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As the newspaper industry evolves and becomes much more of a multi-platform news industry, it's important for us to keep a close on the demographics of our readers.

At the heart of the print circulation losses the industry experienced over the past decade and a half has been the stark reality that print newspaper readership has skewed to an older audience. And as older readers pass away, there have been far fewer younger people picking up the habit of reading a print newspaper.

For many years, this translated into a major disconnect between newspapers and a younger generation of readers. But with the efforts newspapers have put into developing digital products in recent times, we're seeing some encouraging trends.

As I've noted before, overall newspaper audience is as big as it's ever been when you consider readership across all platforms.

And now data is showing an important development for the future: young readers are coming back to newspaper content, as long as they can get it when and how they want it.

A study by Nielsen Scarborough released this fall found that 169 million adults in the U.S. read a newspaper product in a month, translating into a 69-percent reach of the population. That's a huge chunk of the market that any media company would love to have.

What excites me more about the Nielsen Scarborough data, though, is that younger readers are increasingly connecting with us. People ages 21 to 34 account for 25 percent of the American population and 24 percent of newspaper readership in a month.

"Based on the shift in age of the newspaper reader, it’s clear that the newspaper industry’s adoption of digital distribution has allowed it to reach adults of all ages," Nielsen wrote in a press release with the study.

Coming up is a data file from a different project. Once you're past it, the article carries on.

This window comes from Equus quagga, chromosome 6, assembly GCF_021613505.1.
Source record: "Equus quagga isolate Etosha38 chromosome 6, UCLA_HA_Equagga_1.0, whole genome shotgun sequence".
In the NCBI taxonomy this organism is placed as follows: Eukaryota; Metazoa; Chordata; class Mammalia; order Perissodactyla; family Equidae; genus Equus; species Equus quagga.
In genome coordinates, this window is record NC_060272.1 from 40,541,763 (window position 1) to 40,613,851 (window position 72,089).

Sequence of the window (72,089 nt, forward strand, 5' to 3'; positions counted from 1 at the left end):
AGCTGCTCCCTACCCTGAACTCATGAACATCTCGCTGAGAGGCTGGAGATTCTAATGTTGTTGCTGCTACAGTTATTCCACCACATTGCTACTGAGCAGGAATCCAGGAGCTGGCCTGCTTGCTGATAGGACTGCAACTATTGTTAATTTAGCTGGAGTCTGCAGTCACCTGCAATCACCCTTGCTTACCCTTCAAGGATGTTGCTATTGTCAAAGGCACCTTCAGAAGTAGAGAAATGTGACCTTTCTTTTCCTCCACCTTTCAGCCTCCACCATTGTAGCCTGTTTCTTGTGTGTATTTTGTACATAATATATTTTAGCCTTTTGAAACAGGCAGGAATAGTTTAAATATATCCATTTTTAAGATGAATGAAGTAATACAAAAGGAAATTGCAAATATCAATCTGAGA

It concluded with this: "There’s no doubt that the newspaper industry has seen its fair share of change and evolution over the past decade or so, some of which has resulted in a loss of confidence from agencies, marketers and even researchers. But based on the recent Nielsen Scarborough survey, it’s clear that newspapers remain a thriving and viable medium, and they continue to engage a larger portion of younger, affluent readers."

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Schools are an integral part of communities, and the strong response to education stories we publish in our market reflects that fact.

Unfortunately, we've been without a full-time education reporter for a good portion of the past year. Our small staff has done admirable work keeping tabs on the districts in our area, but there's no doubt that there's been more to do.

That's why I'm thrilled to announce the newest member of our newsroom, Kelly Rocheleau, who started this week on the education beat. Kelly and his fiancee have moved to Auburn from Michigan, and they're excited about getting to know the community.

If you have story suggestions for Kelly or just want to say welcome, send him an email at kelly.rocheleau@lee.net, a call at (315) 282-2244 or follow him on Twitter @kellyrocheleau.

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* I understand and agree that registration on or use of this site constitutes agreement to its user agreement and privacy policy.

Executive editor Jeremy Boyer’s column appears Thursdays in The Citizen and he can be reached at (315) 282-2231 or jeremy.boyer@lee.net. Follow him on Twitter @CitizenBoyer

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